ELIGIBLE by Curtis Sittenfeld

Imitation, they say, is the greatest form of flattery. And so the decision by Harper Collins to commission well known modern authors to rewrite six of Jane Austen's novels would seem to be a winner. On looking at reviews of the first three modernised novels - Emma, Sense and Sensibility,  and Northanger Abbey, this would appear to not be the case. Mixed reviews probably an understatement. This one, however, which in case you hadn't figured it out by the title, is Pride and Prejudice revisited, and is a marvellous read, overall favourably reviewed too by the good and the great of the book review world.

The P and P story is so well known, having made it to TV and film in many different versions, that we all have in our mind's eye how we visualise the characters to be. So naturally, we are constantly going to be making comparisons with the original story, and all the remakes since. But that is half of the fun of reading this - comparing and contrasting. Like being with an old friend who has modified and been modified over the years.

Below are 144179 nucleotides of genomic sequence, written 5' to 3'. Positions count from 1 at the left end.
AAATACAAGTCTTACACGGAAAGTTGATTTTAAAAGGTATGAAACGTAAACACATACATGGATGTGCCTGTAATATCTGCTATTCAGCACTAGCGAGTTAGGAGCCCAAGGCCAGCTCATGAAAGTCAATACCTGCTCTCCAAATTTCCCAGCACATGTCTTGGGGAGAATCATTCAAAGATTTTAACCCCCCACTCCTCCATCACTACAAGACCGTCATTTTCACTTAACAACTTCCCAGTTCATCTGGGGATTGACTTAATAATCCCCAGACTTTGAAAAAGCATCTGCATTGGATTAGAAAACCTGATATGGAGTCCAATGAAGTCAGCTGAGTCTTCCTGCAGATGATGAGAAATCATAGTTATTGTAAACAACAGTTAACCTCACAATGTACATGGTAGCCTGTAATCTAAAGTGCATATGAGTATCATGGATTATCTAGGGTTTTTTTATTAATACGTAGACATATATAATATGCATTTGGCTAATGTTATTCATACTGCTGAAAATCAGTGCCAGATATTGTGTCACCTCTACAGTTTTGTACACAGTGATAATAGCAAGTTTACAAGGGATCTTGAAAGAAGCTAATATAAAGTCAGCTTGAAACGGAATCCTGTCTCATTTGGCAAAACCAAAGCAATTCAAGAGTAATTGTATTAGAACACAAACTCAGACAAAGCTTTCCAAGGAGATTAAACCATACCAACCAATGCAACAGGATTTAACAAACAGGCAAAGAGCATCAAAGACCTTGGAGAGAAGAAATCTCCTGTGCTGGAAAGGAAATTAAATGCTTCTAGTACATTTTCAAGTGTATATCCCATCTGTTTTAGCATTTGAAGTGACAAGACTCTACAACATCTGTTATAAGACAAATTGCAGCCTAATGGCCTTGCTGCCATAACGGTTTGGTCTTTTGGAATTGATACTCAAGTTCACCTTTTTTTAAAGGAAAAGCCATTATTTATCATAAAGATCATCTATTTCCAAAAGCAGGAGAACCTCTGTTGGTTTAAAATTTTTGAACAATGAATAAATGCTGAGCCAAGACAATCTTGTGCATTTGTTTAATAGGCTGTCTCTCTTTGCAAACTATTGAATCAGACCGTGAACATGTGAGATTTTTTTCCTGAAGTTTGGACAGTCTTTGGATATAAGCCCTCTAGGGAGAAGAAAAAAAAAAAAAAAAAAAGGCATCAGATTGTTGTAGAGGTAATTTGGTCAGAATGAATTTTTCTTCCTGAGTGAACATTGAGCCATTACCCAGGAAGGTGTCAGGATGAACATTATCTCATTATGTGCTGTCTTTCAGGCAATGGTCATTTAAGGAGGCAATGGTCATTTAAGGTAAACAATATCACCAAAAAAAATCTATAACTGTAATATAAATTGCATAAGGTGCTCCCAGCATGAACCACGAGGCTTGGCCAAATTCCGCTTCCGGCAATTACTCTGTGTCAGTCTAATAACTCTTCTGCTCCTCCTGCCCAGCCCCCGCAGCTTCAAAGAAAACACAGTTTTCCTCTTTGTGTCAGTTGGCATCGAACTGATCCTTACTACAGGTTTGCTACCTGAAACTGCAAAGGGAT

A number of things are different however. Firstly the setting. Not England at all,  but present day Cincinnati, Ohio where the author comes from. Mr and Mrs Bennet live in a nice suburb, in a very large inherited family home, with the three younger daughters - Mary, Kitty and Lydia. Mary is doing yet another on line degree; Kitty and Lydia as self obsessed and mischievous as they were 200 years ago.  Liz and Jane are 38 and 40 respectively, have successful careers and live in New York, Liz hopelessly in love with modern day rat Jasper Wickes, and single Jane going through a donor insemmination process. The Bennets' dire financial situation only comes to light when Liz and Jane return to Cincinnati after their father has open heart surgery. Next door to the Bennets live, surprise, the Lucas's and Charlotte of course. Mr Collins turns up in the form of a 'cousin' and IT nerd from Silicone Valley. Darcy and Bingley naturally, being the most desired men in the piece, have been recreated as surgeons who have taken up important positions at the local hospital. Chip Bingley made an interesting decision  a year or two before the story begins to go on the reality TV show 'Eligible' -  you guessed it - 'The Bachelor' renamed. Such a clever little plot device.